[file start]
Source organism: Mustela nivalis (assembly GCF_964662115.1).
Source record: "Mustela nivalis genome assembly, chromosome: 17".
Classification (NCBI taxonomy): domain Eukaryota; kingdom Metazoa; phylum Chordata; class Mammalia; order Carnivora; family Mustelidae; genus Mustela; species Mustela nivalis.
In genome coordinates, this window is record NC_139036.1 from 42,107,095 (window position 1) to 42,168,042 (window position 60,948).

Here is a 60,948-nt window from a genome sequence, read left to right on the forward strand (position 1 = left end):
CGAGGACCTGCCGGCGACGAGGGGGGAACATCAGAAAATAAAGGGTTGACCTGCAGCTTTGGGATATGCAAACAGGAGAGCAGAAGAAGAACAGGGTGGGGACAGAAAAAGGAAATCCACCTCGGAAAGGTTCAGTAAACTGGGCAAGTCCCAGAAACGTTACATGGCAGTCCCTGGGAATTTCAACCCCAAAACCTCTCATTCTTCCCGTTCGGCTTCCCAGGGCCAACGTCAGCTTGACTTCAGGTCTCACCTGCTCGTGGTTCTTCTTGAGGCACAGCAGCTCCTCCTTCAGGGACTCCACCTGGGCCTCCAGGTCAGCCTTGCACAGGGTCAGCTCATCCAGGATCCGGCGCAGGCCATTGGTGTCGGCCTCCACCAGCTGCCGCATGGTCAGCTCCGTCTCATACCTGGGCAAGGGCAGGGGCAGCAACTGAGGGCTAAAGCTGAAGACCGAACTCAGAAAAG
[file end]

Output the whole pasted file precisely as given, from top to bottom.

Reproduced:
Source organism: Mustela nivalis (assembly GCF_964662115.1).
Source record: "Mustela nivalis genome assembly, chromosome: 17".
Classification (NCBI taxonomy): domain Eukaryota; kingdom Metazoa; phylum Chordata; class Mammalia; order Carnivora; family Mustelidae; genus Mustela; species Mustela nivalis.
In genome coordinates, this window is record NC_139036.1 from 42,107,095 (window position 1) to 42,168,042 (window position 60,948).

Here is a 60,948-nt window from a genome sequence, read left to right on the forward strand (position 1 = left end):
CGAGGACCTGCCGGCGACGAGGGGGGAACATCAGAAAATAAAGGGTTGACCTGCAGCTTTGGGATATGCAAACAGGAGAGCAGAAGAAGAACAGGGTGGGGACAGAAAAAGGAAATCCACCTCGGAAAGGTTCAGTAAACTGGGCAAGTCCCAGAAACGTTACATGGCAGTCCCTGGGAATTTCAACCCCAAAACCTCTCATTCTTCCCGTTCGGCTTCCCAGGGCCAACGTCAGCTTGACTTCAGGTCTCACCTGCTCGTGGTTCTTCTTGAGGCACAGCAGCTCCTCCTTCAGGGACTCCACCTGGGCCTCCAGGTCAGCCTTGCACAGGGTCAGCTCATCCAGGATCCGGCGCAGGCCATTGGTGTCGGCCTCCACCAGCTGCCGCATGGTCAGCTCCGTCTCATACCTGGGCAAGGGCAGGGGCAGCAACTGAGGGCTAAAGCTGAAGACCGAACTCAGAAAAG